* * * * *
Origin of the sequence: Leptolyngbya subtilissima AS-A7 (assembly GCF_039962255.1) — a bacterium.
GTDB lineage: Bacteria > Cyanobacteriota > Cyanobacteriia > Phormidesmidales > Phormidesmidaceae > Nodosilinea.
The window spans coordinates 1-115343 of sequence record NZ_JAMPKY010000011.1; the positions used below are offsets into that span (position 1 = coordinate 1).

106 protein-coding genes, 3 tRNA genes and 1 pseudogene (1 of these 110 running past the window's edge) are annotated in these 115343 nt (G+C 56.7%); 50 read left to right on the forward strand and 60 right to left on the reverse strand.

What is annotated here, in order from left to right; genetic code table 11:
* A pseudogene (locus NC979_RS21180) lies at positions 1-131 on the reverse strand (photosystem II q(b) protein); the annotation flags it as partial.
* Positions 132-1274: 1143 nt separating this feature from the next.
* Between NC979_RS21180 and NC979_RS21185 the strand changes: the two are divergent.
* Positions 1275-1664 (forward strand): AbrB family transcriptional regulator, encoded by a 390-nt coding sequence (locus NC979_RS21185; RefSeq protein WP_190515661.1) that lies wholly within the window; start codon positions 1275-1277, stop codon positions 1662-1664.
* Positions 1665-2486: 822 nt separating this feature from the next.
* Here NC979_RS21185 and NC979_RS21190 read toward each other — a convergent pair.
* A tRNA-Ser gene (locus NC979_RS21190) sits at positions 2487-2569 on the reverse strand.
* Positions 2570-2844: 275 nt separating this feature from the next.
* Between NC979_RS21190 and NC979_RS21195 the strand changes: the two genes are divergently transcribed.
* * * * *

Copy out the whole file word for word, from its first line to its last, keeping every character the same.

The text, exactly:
Origin of the sequence: Leptolyngbya subtilissima AS-A7 (assembly GCF_039962255.1) — a bacterium.
GTDB lineage: Bacteria > Cyanobacteriota > Cyanobacteriia > Phormidesmidales > Phormidesmidaceae > Nodosilinea.
The window spans coordinates 1-115343 of sequence record NZ_JAMPKY010000011.1; the positions used below are offsets into that span (position 1 = coordinate 1).

106 protein-coding genes, 3 tRNA genes and 1 pseudogene (1 of these 110 running past the window's edge) are annotated in these 115343 nt (G+C 56.7%); 50 read left to right on the forward strand and 60 right to left on the reverse strand.

What is annotated here, in order from left to right; genetic code table 11:
* A pseudogene (locus NC979_RS21180) lies at positions 1-131 on the reverse strand (photosystem II q(b) protein); the annotation flags it as partial.
* Positions 132-1274: 1143 nt separating this feature from the next.
* Between NC979_RS21180 and NC979_RS21185 the strand changes: the two are divergent.
* Positions 1275-1664 (forward strand): AbrB family transcriptional regulator, encoded by a 390-nt coding sequence (locus NC979_RS21185; RefSeq protein WP_190515661.1) that lies wholly within the window; start codon positions 1275-1277, stop codon positions 1662-1664.
* Positions 1665-2486: 822 nt separating this feature from the next.
* Here NC979_RS21185 and NC979_RS21190 read toward each other — a convergent pair.
* A tRNA-Ser gene (locus NC979_RS21190) sits at positions 2487-2569 on the reverse strand.
* Positions 2570-2844: 275 nt separating this feature from the next.
* Between NC979_RS21190 and NC979_RS21195 the strand changes: the two genes are divergently transcribed.